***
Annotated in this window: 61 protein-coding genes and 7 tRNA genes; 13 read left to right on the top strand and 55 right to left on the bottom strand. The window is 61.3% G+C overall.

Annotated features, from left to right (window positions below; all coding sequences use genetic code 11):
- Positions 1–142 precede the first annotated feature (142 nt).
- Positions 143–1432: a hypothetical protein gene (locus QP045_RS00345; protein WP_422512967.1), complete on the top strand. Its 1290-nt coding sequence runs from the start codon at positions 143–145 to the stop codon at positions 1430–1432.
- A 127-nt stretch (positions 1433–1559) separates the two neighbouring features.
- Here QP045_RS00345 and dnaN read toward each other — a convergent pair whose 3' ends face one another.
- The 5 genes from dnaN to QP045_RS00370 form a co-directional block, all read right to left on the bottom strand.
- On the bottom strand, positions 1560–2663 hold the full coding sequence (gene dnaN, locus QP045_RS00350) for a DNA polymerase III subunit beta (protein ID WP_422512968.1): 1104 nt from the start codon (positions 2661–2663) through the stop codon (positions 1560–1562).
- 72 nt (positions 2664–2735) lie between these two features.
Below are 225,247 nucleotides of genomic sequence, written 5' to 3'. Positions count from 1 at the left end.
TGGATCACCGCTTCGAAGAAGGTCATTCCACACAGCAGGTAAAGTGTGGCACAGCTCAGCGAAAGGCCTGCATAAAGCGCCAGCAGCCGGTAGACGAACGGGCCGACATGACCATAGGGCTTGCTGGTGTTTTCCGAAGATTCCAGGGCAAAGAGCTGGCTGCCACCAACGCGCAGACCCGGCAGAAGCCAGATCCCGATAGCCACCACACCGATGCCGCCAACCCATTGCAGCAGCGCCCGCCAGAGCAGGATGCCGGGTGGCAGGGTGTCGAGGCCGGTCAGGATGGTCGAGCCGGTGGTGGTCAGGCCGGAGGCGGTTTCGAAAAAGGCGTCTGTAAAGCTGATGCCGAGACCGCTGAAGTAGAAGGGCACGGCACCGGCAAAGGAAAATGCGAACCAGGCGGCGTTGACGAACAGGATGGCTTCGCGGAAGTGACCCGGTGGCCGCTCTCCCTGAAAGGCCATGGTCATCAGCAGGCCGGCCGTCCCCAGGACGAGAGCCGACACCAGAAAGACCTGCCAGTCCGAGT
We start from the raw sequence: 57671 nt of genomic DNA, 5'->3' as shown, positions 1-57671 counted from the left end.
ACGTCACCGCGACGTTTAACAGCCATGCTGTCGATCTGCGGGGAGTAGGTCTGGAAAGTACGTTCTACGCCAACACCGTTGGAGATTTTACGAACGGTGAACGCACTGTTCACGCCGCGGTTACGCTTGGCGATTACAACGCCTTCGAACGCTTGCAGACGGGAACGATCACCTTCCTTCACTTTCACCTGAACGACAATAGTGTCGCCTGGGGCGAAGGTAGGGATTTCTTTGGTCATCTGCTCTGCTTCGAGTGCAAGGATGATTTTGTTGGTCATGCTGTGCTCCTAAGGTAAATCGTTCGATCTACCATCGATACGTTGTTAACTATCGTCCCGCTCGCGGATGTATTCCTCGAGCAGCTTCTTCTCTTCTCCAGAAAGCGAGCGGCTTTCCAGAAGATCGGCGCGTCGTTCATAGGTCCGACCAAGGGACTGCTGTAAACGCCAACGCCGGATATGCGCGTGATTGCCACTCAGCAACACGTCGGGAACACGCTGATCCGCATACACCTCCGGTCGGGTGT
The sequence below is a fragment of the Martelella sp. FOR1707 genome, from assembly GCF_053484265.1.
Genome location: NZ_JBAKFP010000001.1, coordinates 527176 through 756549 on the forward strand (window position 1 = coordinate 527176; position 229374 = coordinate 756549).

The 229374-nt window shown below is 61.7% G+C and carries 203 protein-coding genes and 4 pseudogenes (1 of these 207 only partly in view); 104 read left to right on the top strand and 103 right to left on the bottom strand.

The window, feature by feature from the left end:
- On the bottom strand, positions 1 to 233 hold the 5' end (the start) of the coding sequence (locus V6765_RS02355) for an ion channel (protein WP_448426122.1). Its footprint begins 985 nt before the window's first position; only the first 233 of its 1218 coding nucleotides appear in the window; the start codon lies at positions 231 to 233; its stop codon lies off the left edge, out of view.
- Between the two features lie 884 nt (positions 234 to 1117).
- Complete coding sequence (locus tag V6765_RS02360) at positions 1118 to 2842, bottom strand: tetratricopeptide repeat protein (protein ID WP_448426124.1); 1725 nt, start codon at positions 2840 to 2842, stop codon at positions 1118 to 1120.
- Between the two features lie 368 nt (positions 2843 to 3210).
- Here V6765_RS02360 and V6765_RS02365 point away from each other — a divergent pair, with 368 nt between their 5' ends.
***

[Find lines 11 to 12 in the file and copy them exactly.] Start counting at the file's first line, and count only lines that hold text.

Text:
TGGATCACCGCTTCGAAGAAGGTCATTCCACACAGCAGGTAAAGTGTGGCACAGCTCAGCGAAAGGCCTGCATAAAGCGCCAGCAGCCGGTAGACGAACGGGCCGACATGACCATAGGGCTTGCTGGTGTTTTCCGAAGATTCCAGGGCAAAGAGCTGGCTGCCACCAACGCGCAGACCCGGCAGAAGCCAGATCCCGATAGCCACCACACCGATGCCGCCAACCCATTGCAGCAGCGCCCGCCAGAGCAGGATGCCGGGTGGCAGGGTGTCGAGGCCGGTCAGGATGGTCGAGCCGGTGGTGGTCAGGCCGGAGGCGGTTTCGAAAAAGGCGTCTGTAAAGCTGATGCCGAGACCGCTGAAGTAGAAGGGCACGGCACCGGCAAAGGAAAATGCGAACCAGGCGGCGTTGACGAACAGGATGGCTTCGCGGAAGTGACCCGGTGGCCGCTCTCCCTGAAAGGCCATGGTCATCAGCAGGCCGGCCGTCCCCAGGACGAGAGCCGACACCAGAAAGACCTGCCAGTCCGAGT
We start from the raw sequence: 57671 nt of genomic DNA, 5'->3' as shown, positions 1-57671 counted from the left end.